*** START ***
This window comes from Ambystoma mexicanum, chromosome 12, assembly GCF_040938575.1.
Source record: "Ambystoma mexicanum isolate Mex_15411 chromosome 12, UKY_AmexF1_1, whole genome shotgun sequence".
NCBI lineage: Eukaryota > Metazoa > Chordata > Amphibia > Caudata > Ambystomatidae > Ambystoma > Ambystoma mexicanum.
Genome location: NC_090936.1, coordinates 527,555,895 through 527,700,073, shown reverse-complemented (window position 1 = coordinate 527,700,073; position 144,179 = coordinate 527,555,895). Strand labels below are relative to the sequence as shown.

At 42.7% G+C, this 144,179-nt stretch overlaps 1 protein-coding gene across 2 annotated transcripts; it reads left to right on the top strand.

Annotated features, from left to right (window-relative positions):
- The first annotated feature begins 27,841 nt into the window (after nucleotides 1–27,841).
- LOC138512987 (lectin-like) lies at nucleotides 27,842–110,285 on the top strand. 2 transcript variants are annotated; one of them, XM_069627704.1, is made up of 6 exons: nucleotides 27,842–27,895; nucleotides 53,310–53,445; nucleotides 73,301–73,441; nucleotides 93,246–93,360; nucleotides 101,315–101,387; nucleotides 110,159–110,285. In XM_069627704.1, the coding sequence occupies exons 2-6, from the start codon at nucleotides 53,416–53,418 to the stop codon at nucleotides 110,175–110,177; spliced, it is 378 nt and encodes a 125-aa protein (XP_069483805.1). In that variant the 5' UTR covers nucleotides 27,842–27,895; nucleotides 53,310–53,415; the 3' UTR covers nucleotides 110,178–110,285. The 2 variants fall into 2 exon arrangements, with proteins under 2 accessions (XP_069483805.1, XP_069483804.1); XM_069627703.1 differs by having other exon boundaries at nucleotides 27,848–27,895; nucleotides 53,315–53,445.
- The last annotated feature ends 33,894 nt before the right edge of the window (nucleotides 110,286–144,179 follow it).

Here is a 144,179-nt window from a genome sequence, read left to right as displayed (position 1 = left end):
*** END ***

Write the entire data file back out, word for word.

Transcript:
This window comes from Ambystoma mexicanum, chromosome 12, assembly GCF_040938575.1.
Source record: "Ambystoma mexicanum isolate Mex_15411 chromosome 12, UKY_AmexF1_1, whole genome shotgun sequence".
NCBI lineage: Eukaryota > Metazoa > Chordata > Amphibia > Caudata > Ambystomatidae > Ambystoma > Ambystoma mexicanum.
Genome location: NC_090936.1, coordinates 527,555,895 through 527,700,073, shown reverse-complemented (window position 1 = coordinate 527,700,073; position 144,179 = coordinate 527,555,895). Strand labels below are relative to the sequence as shown.

At 42.7% G+C, this 144,179-nt stretch overlaps 1 protein-coding gene across 2 annotated transcripts; it reads left to right on the top strand.

Annotated features, from left to right (window-relative positions):
- The first annotated feature begins 27,841 nt into the window (after nucleotides 1–27,841).
- LOC138512987 (lectin-like) lies at nucleotides 27,842–110,285 on the top strand. 2 transcript variants are annotated; one of them, XM_069627704.1, is made up of 6 exons: nucleotides 27,842–27,895; nucleotides 53,310–53,445; nucleotides 73,301–73,441; nucleotides 93,246–93,360; nucleotides 101,315–101,387; nucleotides 110,159–110,285. In XM_069627704.1, the coding sequence occupies exons 2-6, from the start codon at nucleotides 53,416–53,418 to the stop codon at nucleotides 110,175–110,177; spliced, it is 378 nt and encodes a 125-aa protein (XP_069483805.1). In that variant the 5' UTR covers nucleotides 27,842–27,895; nucleotides 53,310–53,415; the 3' UTR covers nucleotides 110,178–110,285. The 2 variants fall into 2 exon arrangements, with proteins under 2 accessions (XP_069483805.1, XP_069483804.1); XM_069627703.1 differs by having other exon boundaries at nucleotides 27,848–27,895; nucleotides 53,315–53,445.
- The last annotated feature ends 33,894 nt before the right edge of the window (nucleotides 110,286–144,179 follow it).

Here is a 144,179-nt window from a genome sequence, read left to right as displayed (position 1 = left end):